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A Look Back at 28 Years of Advocating for Children

Posted on March 16th, 2015

???????????????????????????????This post comes directly from our most veteran employee, Carolyn Thurston. I have the pleasure of working across the hall from her every day. She is an amazing wealth of knowledge about our program and the child welfare system. I hope you enjoy her look back at our beginning as much as I did….

In June 94’ I started at Child Advocates as GAL (Guardian Ad Litem). At the time I had been a volunteer for 7-8 years. When I first started as a volunteer it was called the Guardian Ad Litem Project. I was a member of the Junior League of Indianapolis and I was asked to head a project (GAL Project). The National Council of Jewish Women asked the Junior League to make a 3 year commitment to the GAL Project. I was asked to be the Chairman of this project.

As Chairman of this project, I brought the first volunteer class to the GAL project. At the time they did have some volunteers, but did not have formalized classes.

When I started in 94 my case load was “wow”. We had hundreds of children. We were not appointed to every child at that time. In the early years we would have 300-350 kids per GAL. It was so different then. We were not using emailing, internet, etc. Someone would answer the phone and use pink slips that said “while you were away.” A lot of our actual work was phoning and checking in. There were not a lot of meetings. It was purely seeing the kids and doing visits. We were able to make oral reports. At that time we did not do any written submitted reports. I think written reports came about because of accountability

In the early years we were struggling to find money to officially have 1 advocate per courtroom. Each courtroom had only 1 CHINS docket. Then we had 4 courtrooms and 4 CHINS dockets. It was like that for a very long time.

In 2005, the law changed and we were appointed to every Child In Need Of Service (CHINS case). That’s when the wait list started to develop. The standard for seeing the kids had also been ramped up at that time. We didn’t have a “standard” for how often we saw the kids. At that time, and for some years after, we were also representing the delinquents. Our caseloads included CHINS and many delinquents. Advocating for delinquents wasn’t as deep of an involvement as the CHINS, but mostly it was about providing the representation they needed in the courtroom to speak on their best interest. We talked to and worked with probation officers. We helped secure placements for them. We saw some of them in their homes. However, we didn’t have quite the responsibly to them as the CHINS. As the CHINS cases numbers grew to be so massive, we could not continue to provide both services.

When Cindy Booth, Executive Director, was working on securing increased funding in 2007, we were able to increase the number of advocates to take on some additional cases. The wait list went away in April of 2012. Cindy had secured additional funding from Juvenile Court and was able to bring on more advocates to take on these children sitting on the waiting list.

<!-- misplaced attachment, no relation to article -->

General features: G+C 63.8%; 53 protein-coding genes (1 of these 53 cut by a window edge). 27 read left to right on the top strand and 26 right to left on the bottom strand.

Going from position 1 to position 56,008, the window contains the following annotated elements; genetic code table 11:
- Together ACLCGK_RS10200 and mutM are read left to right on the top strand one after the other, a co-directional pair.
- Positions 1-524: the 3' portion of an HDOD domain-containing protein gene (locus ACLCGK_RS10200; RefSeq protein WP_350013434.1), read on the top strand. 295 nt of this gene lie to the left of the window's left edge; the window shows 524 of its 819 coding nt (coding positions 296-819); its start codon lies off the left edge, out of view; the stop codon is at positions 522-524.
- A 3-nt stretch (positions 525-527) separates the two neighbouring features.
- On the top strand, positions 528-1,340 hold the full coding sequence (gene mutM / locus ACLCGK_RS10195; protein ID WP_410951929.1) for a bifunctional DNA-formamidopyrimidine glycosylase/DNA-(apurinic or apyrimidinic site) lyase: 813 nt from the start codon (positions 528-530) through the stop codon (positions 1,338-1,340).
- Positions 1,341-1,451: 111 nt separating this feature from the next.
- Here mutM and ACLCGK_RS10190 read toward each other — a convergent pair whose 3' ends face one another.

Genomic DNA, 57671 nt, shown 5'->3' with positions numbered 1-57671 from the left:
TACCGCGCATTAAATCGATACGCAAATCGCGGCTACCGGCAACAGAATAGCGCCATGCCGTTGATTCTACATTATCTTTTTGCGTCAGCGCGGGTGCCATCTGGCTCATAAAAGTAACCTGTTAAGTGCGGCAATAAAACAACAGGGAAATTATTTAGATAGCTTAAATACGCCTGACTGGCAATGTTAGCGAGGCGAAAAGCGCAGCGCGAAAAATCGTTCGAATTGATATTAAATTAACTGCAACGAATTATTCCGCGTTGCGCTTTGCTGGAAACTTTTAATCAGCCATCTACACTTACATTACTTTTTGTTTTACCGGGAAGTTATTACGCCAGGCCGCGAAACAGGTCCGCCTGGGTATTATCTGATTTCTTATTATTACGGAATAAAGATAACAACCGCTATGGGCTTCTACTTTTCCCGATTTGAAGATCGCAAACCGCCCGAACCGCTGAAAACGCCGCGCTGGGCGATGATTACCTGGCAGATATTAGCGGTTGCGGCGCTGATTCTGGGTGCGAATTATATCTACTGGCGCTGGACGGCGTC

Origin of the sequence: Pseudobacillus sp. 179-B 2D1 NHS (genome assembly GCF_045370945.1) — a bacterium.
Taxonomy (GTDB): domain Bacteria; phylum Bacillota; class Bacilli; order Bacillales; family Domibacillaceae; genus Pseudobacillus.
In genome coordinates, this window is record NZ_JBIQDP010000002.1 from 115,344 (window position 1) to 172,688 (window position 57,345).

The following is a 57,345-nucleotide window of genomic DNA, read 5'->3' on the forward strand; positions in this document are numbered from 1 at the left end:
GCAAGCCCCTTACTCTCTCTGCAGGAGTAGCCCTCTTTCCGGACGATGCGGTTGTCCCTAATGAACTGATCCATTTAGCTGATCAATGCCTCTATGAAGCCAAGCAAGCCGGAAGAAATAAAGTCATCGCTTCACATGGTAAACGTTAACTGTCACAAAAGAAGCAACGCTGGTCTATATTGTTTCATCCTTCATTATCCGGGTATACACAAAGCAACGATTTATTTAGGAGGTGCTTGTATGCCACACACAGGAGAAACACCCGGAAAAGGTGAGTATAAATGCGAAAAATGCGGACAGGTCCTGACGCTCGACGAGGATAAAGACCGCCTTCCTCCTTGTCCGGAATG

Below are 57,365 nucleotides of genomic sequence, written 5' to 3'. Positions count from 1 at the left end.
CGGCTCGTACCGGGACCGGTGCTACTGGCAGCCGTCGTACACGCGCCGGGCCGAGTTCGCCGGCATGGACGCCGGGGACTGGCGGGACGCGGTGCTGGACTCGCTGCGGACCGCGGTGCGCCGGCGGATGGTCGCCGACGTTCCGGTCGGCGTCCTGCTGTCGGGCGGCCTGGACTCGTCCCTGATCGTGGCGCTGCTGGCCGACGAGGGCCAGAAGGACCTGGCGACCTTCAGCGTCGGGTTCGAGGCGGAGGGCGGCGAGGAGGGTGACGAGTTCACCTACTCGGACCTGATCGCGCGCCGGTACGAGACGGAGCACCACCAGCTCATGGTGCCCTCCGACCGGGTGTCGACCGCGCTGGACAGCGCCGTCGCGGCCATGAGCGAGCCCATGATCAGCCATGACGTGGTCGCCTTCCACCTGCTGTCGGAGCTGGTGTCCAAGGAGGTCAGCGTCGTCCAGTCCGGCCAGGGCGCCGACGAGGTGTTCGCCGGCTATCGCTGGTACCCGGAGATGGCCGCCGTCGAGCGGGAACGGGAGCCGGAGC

The biggest difference in working in ’94 to now was that in ‘94 we were a mom and pop shop. Everyone was a jack of all trades and we were struggling to keep our heads above water. The motto was “what I can I do for you?” Everyone was filling all tasks and taking on all jobs. We all knew one another’s caseloads pretty intimately. We spent so much time at Juvenile Court that we knew all the court personnel.

Today a typical case load is around 180-200. This has to do with the recent massive influx of kids into the system.

When I look back and it’s been 28 years or so that I have done this, I think about how I started out as a volunteer. I had taught for 10 years and then was home with my kids for 14. Being a volunteer child advocate was one of my many volunteer activities as an at home mother. It was just one of them. No matter how busy I got with things in my life, I always wanted to keep this volunteer work. In 1994 my husband left his place of employment and decided to start his own business. We agreed I should also get a job for additional security.

I spoke to my GAL supervisor and told her I may have to cut back on my cases because I needed to get a full time job. At that point they were restructuring and looking to hire another advocate. The very next day I went to GAL offices and we discussed pay. I went from 14 years home with my kids to having a job right off that bat. Doing something I loved. Years ago I used to say I envied people whose avocations could be the vocations. At some point it hit me very hard that that is exactly what I was doing. I loved advocating for kids in my free time. Then it became my job. I think that’s why I have never burned out in my 28+ years, because it’s my passion.